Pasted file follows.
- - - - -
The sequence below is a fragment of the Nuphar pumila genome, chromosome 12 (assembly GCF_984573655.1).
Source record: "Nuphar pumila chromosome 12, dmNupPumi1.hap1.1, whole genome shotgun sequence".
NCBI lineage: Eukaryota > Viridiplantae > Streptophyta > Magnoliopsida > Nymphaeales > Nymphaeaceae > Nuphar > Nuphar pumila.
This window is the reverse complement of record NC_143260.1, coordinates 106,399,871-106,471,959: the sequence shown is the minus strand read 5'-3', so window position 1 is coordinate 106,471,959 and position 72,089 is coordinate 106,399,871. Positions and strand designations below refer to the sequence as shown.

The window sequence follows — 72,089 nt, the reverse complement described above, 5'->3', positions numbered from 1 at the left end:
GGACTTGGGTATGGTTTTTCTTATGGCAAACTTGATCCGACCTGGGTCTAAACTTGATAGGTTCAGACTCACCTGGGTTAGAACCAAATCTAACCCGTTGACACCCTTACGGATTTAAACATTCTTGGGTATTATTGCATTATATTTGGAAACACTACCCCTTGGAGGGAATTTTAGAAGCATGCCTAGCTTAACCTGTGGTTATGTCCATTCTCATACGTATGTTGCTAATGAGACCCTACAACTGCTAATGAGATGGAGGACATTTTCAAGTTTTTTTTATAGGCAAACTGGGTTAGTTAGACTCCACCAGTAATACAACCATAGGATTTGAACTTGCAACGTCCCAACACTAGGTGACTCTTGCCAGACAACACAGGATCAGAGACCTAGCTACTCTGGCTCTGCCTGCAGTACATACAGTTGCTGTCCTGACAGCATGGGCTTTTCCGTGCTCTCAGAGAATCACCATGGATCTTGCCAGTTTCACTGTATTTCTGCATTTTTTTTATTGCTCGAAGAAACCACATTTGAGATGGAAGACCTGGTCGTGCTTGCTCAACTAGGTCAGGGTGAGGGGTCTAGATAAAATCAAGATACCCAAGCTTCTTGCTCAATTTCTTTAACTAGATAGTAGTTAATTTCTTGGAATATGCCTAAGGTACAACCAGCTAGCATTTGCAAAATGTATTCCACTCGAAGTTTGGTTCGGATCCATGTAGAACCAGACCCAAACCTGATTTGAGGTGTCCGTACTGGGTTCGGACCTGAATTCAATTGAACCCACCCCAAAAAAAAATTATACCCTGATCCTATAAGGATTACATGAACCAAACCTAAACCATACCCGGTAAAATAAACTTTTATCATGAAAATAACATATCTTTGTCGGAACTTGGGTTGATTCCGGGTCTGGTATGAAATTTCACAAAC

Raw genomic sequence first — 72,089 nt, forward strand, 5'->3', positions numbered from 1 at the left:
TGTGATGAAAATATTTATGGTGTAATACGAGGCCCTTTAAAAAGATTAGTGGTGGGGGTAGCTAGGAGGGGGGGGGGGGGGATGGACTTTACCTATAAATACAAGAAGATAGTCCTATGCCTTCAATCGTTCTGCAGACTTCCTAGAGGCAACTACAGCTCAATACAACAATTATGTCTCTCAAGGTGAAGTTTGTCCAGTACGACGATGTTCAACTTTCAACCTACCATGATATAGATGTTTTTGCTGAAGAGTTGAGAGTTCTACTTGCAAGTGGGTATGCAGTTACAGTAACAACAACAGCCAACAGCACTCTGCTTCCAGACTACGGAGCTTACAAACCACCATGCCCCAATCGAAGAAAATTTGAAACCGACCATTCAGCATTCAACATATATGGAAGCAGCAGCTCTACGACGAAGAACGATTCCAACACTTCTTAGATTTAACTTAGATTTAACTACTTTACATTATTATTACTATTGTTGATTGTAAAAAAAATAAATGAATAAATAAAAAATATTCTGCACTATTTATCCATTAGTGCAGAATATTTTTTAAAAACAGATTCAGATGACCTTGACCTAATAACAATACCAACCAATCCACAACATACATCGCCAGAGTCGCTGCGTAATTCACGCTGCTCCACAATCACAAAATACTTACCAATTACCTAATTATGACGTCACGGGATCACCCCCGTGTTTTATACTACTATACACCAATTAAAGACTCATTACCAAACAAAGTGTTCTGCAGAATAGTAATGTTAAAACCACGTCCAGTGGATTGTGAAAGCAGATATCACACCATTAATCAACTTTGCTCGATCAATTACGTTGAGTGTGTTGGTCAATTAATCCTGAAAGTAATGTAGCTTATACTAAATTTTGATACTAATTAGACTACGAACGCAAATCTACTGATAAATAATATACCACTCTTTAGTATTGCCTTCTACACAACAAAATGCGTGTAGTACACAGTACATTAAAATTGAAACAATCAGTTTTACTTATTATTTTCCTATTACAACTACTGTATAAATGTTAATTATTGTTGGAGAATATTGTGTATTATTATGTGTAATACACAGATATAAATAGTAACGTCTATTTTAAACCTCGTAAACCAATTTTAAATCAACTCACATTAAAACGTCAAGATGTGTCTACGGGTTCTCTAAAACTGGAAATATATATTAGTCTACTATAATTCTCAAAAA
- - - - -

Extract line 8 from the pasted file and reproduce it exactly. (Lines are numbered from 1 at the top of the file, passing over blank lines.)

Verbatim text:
TGTGATGAAAATATTTATGGTGTAATACGAGGCCCTTTAAAAAGATTAGTGGTGGGGGTAGCTAGGAGGGGGGGGGGGGGGATGGACTTTACCTATAAATACAAGAAGATAGTCCTATGCCTTCAATCGTTCTGCAGACTTCCTAGAGGCAACTACAGCTCAATACAACAATTATGTCTCTCAAGGTGAAGTTTGTCCAGTACGACGATGTTCAACTTTCAACCTACCATGATATAGATGTTTTTGCTGAAGAGTTGAGAGTTCTACTTGCAAGTGGGTATGCAGTTACAGTAACAACAACAGCCAACAGCACTCTGCTTCCAGACTACGGAGCTTACAAACCACCATGCCCCAATCGAAGAAAATTTGAAACCGACCATTCAGCATTCAACATATATGGAAGCAGCAGCTCTACGACGAAGAACGATTCCAACACTTCTTAGATTTAACTTAGATTTAACTACTTTACATTATTATTACTATTGTTGATTGTAAAAAAAATAAATGAATAAATAAAAAATATTCTGCACTATTTATCCATTAGTGCAGAATATTTTTTAAAAACAGATTCAGATGACCTTGACCTAATAACAATACCAACCAATCCACAACATACATCGCCAGAGTCGCTGCGTAATTCACGCTGCTCCACAATCACAAAATACTTACCAATTACCTAATTATGACGTCACGGGATCACCCCCGTGTTTTATACTACTATACACCAATTAAAGACTCATTACCAAACAAAGTGTTCTGCAGAATAGTAATGTTAAAACCACGTCCAGTGGATTGTGAAAGCAGATATCACACCATTAATCAACTTTGCTCGATCAATTACGTTGAGTGTGTTGGTCAATTAATCCTGAAAGTAATGTAGCTTATACTAAATTTTGATACTAATTAGACTACGAACGCAAATCTACTGATAAATAATATACCACTCTTTAGTATTGCCTTCTACACAACAAAATGCGTGTAGTACACAGTACATTAAAATTGAAACAATCAGTTTTACTTATTATTTTCCTATTACAACTACTGTATAAATGTTAATTATTGTTGGAGAATATTGTGTATTATTATGTGTAATACACAGATATAAATAGTAACGTCTATTTTAAACCTCGTAAACCAATTTTAAATCAACTCACATTAAAACGTCAAGATGTGTCTACGGGTTCTCTAAAACTGGAAATATATATTAGTCTACTATAATTCTCAAAAA